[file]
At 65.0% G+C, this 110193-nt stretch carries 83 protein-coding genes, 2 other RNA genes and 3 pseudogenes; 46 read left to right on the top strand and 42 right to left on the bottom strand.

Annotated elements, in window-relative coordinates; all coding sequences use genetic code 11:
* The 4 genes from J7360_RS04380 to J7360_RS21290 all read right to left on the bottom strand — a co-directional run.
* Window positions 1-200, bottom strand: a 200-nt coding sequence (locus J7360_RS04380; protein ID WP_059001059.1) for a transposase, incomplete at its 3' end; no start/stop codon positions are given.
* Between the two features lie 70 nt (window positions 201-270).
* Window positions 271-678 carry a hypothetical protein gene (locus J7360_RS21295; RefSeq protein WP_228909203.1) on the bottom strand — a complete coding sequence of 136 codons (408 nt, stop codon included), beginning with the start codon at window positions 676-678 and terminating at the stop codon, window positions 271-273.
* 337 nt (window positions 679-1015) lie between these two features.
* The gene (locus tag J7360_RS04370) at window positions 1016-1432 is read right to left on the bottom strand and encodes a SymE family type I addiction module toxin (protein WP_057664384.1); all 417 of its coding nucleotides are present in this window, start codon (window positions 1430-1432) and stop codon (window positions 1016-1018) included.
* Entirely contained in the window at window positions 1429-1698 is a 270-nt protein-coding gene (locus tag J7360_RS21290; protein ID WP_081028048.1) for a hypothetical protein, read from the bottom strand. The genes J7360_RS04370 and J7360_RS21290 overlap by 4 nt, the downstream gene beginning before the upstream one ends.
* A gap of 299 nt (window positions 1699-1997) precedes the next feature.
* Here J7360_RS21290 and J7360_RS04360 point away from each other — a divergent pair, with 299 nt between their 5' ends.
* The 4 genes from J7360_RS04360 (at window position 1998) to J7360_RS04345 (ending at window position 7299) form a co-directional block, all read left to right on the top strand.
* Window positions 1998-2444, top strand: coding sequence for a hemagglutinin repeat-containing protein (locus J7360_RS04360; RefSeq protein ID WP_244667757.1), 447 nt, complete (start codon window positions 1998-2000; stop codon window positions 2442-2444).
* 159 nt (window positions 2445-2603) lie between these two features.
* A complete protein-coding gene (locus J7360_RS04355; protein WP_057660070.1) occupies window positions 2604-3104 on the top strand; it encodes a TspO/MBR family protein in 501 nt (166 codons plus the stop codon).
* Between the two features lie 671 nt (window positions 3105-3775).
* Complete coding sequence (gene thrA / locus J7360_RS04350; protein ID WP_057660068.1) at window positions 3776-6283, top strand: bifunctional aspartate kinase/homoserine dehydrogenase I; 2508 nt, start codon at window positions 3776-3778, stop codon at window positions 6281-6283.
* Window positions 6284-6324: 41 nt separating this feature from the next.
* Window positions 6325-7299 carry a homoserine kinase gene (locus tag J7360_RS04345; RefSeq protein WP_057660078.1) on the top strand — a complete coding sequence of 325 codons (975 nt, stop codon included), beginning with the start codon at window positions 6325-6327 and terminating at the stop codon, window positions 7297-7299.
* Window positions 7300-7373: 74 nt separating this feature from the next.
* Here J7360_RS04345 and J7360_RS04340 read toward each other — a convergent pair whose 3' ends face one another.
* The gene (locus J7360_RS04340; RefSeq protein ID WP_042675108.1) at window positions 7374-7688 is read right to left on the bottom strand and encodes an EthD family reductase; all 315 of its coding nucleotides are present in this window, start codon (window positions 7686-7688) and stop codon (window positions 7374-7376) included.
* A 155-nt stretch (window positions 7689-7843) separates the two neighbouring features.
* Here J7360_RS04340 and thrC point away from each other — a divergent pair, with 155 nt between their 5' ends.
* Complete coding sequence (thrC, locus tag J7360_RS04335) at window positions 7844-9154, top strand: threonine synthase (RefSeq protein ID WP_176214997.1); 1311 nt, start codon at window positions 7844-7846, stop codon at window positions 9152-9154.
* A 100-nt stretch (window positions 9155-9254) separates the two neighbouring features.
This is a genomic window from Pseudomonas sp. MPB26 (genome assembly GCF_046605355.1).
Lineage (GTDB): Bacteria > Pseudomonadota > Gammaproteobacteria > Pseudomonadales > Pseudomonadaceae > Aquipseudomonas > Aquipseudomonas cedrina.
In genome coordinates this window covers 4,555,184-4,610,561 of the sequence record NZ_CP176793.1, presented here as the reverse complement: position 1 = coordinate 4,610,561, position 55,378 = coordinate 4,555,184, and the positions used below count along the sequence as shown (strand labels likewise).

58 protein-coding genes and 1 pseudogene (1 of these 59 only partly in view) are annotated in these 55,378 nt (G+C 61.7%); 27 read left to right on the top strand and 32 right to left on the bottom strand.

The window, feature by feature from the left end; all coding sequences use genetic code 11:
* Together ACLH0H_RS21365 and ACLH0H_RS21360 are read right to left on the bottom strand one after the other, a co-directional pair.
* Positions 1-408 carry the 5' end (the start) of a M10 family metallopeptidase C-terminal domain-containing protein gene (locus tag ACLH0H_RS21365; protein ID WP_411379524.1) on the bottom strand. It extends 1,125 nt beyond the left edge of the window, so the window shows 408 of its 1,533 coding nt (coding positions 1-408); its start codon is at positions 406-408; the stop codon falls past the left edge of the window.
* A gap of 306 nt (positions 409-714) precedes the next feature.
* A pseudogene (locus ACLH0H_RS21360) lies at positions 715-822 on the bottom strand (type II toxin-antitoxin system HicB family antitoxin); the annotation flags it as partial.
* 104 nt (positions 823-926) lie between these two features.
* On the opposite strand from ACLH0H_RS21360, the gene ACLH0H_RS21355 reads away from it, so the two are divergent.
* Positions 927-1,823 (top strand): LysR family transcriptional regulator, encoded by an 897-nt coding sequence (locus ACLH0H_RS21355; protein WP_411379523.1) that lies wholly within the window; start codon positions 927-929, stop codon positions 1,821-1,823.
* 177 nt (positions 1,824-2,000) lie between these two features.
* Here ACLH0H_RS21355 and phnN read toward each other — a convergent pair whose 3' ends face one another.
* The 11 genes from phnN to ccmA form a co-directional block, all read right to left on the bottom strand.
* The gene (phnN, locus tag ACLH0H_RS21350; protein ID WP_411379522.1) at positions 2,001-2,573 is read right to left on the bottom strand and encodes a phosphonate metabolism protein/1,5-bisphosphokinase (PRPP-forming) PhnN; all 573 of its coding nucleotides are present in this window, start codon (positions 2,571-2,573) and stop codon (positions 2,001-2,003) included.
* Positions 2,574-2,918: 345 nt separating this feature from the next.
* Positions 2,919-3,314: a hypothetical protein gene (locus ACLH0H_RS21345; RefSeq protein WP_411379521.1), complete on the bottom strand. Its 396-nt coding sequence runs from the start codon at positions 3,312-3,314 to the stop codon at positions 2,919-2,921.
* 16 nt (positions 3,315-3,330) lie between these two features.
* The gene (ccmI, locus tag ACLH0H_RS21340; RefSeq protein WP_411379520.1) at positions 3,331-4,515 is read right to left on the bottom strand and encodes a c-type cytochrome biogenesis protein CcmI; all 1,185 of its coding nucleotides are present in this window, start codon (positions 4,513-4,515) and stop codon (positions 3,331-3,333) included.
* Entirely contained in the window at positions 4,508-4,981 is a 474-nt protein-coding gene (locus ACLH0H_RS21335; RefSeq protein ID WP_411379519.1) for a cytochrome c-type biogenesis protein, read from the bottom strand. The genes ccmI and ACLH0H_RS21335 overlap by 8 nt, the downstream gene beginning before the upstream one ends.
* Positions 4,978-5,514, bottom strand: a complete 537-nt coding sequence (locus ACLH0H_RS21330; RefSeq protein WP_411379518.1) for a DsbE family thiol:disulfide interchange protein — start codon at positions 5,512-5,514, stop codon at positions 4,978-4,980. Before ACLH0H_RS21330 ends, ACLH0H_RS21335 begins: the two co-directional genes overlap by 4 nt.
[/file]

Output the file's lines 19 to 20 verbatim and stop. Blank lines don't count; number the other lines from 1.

* Window positions 6325-7299 carry a homoserine kinase gene (locus tag J7360_RS04345; RefSeq protein WP_057660078.1) on the top strand — a complete coding sequence of 325 codons (975 nt, stop codon included), beginning with the start codon at window positions 6325-6327 and terminating at the stop codon, window positions 7297-7299.
* Window positions 7300-7373: 74 nt separating this feature from the next.